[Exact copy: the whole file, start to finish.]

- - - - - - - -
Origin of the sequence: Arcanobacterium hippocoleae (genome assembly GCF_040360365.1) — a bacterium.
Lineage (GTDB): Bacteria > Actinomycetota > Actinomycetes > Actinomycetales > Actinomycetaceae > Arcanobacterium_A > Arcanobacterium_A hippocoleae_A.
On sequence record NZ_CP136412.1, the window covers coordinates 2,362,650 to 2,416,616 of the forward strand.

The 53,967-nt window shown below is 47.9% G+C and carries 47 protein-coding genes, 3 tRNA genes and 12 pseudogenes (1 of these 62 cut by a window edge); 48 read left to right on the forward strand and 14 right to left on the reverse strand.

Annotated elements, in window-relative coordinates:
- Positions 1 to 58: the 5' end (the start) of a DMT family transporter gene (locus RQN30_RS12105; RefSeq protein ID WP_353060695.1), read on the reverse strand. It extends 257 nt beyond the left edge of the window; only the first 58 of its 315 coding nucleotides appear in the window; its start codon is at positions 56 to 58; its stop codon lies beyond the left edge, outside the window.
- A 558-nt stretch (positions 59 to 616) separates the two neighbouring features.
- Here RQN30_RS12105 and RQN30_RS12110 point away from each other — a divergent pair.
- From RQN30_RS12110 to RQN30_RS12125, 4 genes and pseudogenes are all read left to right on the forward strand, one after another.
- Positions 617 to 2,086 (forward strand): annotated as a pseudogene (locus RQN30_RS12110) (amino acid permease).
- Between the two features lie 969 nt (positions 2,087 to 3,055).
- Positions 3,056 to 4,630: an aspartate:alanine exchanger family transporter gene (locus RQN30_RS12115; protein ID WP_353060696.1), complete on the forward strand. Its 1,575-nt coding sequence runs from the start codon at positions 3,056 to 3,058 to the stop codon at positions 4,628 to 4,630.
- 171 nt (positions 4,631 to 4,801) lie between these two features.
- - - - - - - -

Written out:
Origin of the sequence: Arcanobacterium hippocoleae (genome assembly GCF_040360365.1) — a bacterium.
Lineage (GTDB): Bacteria > Actinomycetota > Actinomycetes > Actinomycetales > Actinomycetaceae > Arcanobacterium_A > Arcanobacterium_A hippocoleae_A.
On sequence record NZ_CP136412.1, the window covers coordinates 2,362,650 to 2,416,616 of the forward strand.

The 53,967-nt window shown below is 47.9% G+C and carries 47 protein-coding genes, 3 tRNA genes and 12 pseudogenes (1 of these 62 cut by a window edge); 48 read left to right on the forward strand and 14 right to left on the reverse strand.

Annotated elements, in window-relative coordinates:
- Positions 1 to 58: the 5' end (the start) of a DMT family transporter gene (locus RQN30_RS12105; RefSeq protein ID WP_353060695.1), read on the reverse strand. It extends 257 nt beyond the left edge of the window; only the first 58 of its 315 coding nucleotides appear in the window; its start codon is at positions 56 to 58; its stop codon lies beyond the left edge, outside the window.
- A 558-nt stretch (positions 59 to 616) separates the two neighbouring features.
- Here RQN30_RS12105 and RQN30_RS12110 point away from each other — a divergent pair.
- From RQN30_RS12110 to RQN30_RS12125, 4 genes and pseudogenes are all read left to right on the forward strand, one after another.
- Positions 617 to 2,086 (forward strand): annotated as a pseudogene (locus RQN30_RS12110) (amino acid permease).
- Between the two features lie 969 nt (positions 2,087 to 3,055).
- Positions 3,056 to 4,630: an aspartate:alanine exchanger family transporter gene (locus RQN30_RS12115; protein ID WP_353060696.1), complete on the forward strand. Its 1,575-nt coding sequence runs from the start codon at positions 3,056 to 3,058 to the stop codon at positions 4,628 to 4,630.
- 171 nt (positions 4,631 to 4,801) lie between these two features.